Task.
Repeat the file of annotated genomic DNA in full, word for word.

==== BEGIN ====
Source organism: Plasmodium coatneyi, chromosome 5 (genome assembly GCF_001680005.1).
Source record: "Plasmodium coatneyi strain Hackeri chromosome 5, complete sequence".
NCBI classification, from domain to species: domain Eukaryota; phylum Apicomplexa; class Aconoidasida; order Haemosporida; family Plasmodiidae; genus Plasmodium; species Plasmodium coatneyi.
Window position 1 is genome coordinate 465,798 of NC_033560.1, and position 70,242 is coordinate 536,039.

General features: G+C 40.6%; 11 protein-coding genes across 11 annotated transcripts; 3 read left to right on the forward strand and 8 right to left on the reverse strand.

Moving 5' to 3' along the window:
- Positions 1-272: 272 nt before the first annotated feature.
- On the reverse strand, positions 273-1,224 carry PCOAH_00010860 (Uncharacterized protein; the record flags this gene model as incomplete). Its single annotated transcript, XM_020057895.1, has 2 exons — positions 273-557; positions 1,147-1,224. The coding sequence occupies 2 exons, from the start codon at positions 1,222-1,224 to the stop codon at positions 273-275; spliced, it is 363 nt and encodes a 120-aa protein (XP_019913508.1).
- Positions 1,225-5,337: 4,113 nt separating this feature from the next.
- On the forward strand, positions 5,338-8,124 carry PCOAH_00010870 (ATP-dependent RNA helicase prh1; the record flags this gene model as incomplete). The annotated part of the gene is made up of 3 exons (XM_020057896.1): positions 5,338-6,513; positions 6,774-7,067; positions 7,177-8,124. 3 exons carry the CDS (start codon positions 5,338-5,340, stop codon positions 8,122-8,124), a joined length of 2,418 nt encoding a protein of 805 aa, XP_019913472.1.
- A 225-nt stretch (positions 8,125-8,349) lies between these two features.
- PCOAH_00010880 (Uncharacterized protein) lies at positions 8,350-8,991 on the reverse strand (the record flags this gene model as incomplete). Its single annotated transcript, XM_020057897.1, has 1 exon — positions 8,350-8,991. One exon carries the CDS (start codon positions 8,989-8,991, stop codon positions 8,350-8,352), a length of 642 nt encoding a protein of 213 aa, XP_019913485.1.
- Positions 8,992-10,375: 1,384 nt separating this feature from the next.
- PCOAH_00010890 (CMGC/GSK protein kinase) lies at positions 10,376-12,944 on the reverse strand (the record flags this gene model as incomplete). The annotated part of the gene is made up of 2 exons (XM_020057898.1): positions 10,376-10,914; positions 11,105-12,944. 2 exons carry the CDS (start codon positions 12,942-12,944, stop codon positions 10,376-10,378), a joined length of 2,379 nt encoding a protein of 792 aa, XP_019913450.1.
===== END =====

Source organism: Plasmodium coatneyi, chromosome 5 (genome assembly GCF_001680005.1).
Source record: "Plasmodium coatneyi strain Hackeri chromosome 5, complete sequence".
NCBI classification, from domain to species: domain Eukaryota; phylum Apicomplexa; class Aconoidasida; order Haemosporida; family Plasmodiidae; genus Plasmodium; species Plasmodium coatneyi.
Window position 1 is genome coordinate 465,798 of NC_033560.1, and position 70,242 is coordinate 536,039.

General features: G+C 40.6%; 11 protein-coding genes across 11 annotated transcripts; 3 read left to right on the forward strand and 8 right to left on the reverse strand.

Moving 5' to 3' along the window:
- Positions 1-272: 272 nt before the first annotated feature.
- On the reverse strand, positions 273-1,224 carry PCOAH_00010860 (Uncharacterized protein; the record flags this gene model as incomplete). Its single annotated transcript, XM_020057895.1, has 2 exons — positions 273-557; positions 1,147-1,224. The coding sequence occupies 2 exons, from the start codon at positions 1,222-1,224 to the stop codon at positions 273-275; spliced, it is 363 nt and encodes a 120-aa protein (XP_019913508.1).
- Positions 1,225-5,337: 4,113 nt separating this feature from the next.
- On the forward strand, positions 5,338-8,124 carry PCOAH_00010870 (ATP-dependent RNA helicase prh1; the record flags this gene model as incomplete). The annotated part of the gene is made up of 3 exons (XM_020057896.1): positions 5,338-6,513; positions 6,774-7,067; positions 7,177-8,124. 3 exons carry the CDS (start codon positions 5,338-5,340, stop codon positions 8,122-8,124), a joined length of 2,418 nt encoding a protein of 805 aa, XP_019913472.1.
- A 225-nt stretch (positions 8,125-8,349) lies between these two features.
- PCOAH_00010880 (Uncharacterized protein) lies at positions 8,350-8,991 on the reverse strand (the record flags this gene model as incomplete). Its single annotated transcript, XM_020057897.1, has 1 exon — positions 8,350-8,991. One exon carries the CDS (start codon positions 8,989-8,991, stop codon positions 8,350-8,352), a length of 642 nt encoding a protein of 213 aa, XP_019913485.1.
- Positions 8,992-10,375: 1,384 nt separating this feature from the next.
- PCOAH_00010890 (CMGC/GSK protein kinase) lies at positions 10,376-12,944 on the reverse strand (the record flags this gene model as incomplete). The annotated part of the gene is made up of 2 exons (XM_020057898.1): positions 10,376-10,914; positions 11,105-12,944. 2 exons carry the CDS (start codon positions 12,942-12,944, stop codon positions 10,376-10,378), a joined length of 2,379 nt encoding a protein of 792 aa, XP_019913450.1.